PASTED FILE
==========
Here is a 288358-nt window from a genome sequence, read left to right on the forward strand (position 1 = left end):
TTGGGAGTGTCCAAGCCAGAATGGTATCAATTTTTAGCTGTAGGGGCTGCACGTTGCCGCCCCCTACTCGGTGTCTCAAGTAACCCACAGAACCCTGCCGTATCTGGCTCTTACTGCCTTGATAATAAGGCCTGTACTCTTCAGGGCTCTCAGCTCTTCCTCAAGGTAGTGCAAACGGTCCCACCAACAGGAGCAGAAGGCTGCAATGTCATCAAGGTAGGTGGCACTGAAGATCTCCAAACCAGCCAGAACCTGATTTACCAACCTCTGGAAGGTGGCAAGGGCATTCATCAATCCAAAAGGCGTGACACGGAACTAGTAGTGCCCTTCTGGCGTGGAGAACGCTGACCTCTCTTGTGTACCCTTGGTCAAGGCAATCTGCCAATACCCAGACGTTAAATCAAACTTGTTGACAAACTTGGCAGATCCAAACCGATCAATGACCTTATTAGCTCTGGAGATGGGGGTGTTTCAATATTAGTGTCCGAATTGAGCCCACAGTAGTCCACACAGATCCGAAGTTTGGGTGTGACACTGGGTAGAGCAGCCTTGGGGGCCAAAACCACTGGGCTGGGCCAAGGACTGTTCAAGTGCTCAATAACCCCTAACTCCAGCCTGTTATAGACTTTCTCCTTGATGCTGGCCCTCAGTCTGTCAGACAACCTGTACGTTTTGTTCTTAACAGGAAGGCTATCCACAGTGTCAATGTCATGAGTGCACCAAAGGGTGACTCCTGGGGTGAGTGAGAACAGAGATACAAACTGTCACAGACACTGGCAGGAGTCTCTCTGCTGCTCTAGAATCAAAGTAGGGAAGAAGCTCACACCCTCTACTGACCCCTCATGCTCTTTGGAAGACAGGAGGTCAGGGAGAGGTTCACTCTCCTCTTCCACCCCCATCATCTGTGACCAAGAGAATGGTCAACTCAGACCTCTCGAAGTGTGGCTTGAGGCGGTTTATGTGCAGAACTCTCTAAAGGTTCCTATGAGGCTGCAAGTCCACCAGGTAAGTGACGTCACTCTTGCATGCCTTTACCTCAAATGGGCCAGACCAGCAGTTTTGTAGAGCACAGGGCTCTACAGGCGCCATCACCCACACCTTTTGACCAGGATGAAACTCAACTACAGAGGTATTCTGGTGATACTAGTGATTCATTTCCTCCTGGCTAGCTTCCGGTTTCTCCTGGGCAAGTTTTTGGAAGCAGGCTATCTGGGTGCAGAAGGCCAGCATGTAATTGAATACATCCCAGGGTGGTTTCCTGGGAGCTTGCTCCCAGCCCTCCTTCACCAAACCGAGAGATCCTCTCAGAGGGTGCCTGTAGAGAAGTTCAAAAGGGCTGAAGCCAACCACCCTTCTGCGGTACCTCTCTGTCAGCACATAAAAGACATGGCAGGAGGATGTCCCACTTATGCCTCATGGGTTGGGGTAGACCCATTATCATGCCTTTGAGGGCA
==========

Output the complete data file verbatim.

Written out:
Here is a 288358-nt window from a genome sequence, read left to right on the forward strand (position 1 = left end):
TTGGGAGTGTCCAAGCCAGAATGGTATCAATTTTTAGCTGTAGGGGCTGCACGTTGCCGCCCCCTACTCGGTGTCTCAAGTAACCCACAGAACCCTGCCGTATCTGGCTCTTACTGCCTTGATAATAAGGCCTGTACTCTTCAGGGCTCTCAGCTCTTCCTCAAGGTAGTGCAAACGGTCCCACCAACAGGAGCAGAAGGCTGCAATGTCATCAAGGTAGGTGGCACTGAAGATCTCCAAACCAGCCAGAACCTGATTTACCAACCTCTGGAAGGTGGCAAGGGCATTCATCAATCCAAAAGGCGTGACACGGAACTAGTAGTGCCCTTCTGGCGTGGAGAACGCTGACCTCTCTTGTGTACCCTTGGTCAAGGCAATCTGCCAATACCCAGACGTTAAATCAAACTTGTTGACAAACTTGGCAGATCCAAACCGATCAATGACCTTATTAGCTCTGGAGATGGGGGTGTTTCAATATTAGTGTCCGAATTGAGCCCACAGTAGTCCACACAGATCCGAAGTTTGGGTGTGACACTGGGTAGAGCAGCCTTGGGGGCCAAAACCACTGGGCTGGGCCAAGGACTGTTCAAGTGCTCAATAACCCCTAACTCCAGCCTGTTATAGACTTTCTCCTTGATGCTGGCCCTCAGTCTGTCAGACAACCTGTACGTTTTGTTCTTAACAGGAAGGCTATCCACAGTGTCAATGTCATGAGTGCACCAAAGGGTGACTCCTGGGGTGAGTGAGAACAGAGATACAAACTGTCACAGACACTGGCAGGAGTCTCTCTGCTGCTCTAGAATCAAAGTAGGGAAGAAGCTCACACCCTCTACTGACCCCTCATGCTCTTTGGAAGACAGGAGGTCAGGGAGAGGTTCACTCTCCTCTTCCACCCCCATCATCTGTGACCAAGAGAATGGTCAACTCAGACCTCTCGAAGTGTGGCTTGAGGCGGTTTATGTGCAGAACTCTCTAAAGGTTCCTATGAGGCTGCAAGTCCACCAGGTAAGTGACGTCACTCTTGCATGCCTTTACCTCAAATGGGCCAGACCAGCAGTTTTGTAGAGCACAGGGCTCTACAGGCGCCATCACCCACACCTTTTGACCAGGATGAAACTCAACTACAGAGGTATTCTGGTGATACTAGTGATTCATTTCCTCCTGGCTAGCTTCCGGTTTCTCCTGGGCAAGTTTTTGGAAGCAGGCTATCTGGGTGCAGAAGGCCAGCATGTAATTGAATACATCCCAGGGTGGTTTCCTGGGAGCTTGCTCCCAGCCCTCCTTCACCAAACCGAGAGATCCTCTCAGAGGGTGCCTGTAGAGAAGTTCAAAAGGGCTGAAGCCAACCACCCTTCTGCGGTACCTCTCTGTCAGCACATAAAAGACATGGCAGGAGGATGTCCCACTTATGCCTCATGGGTTGGGGTAGACCCATTATCATGCCTTTGAGGGCA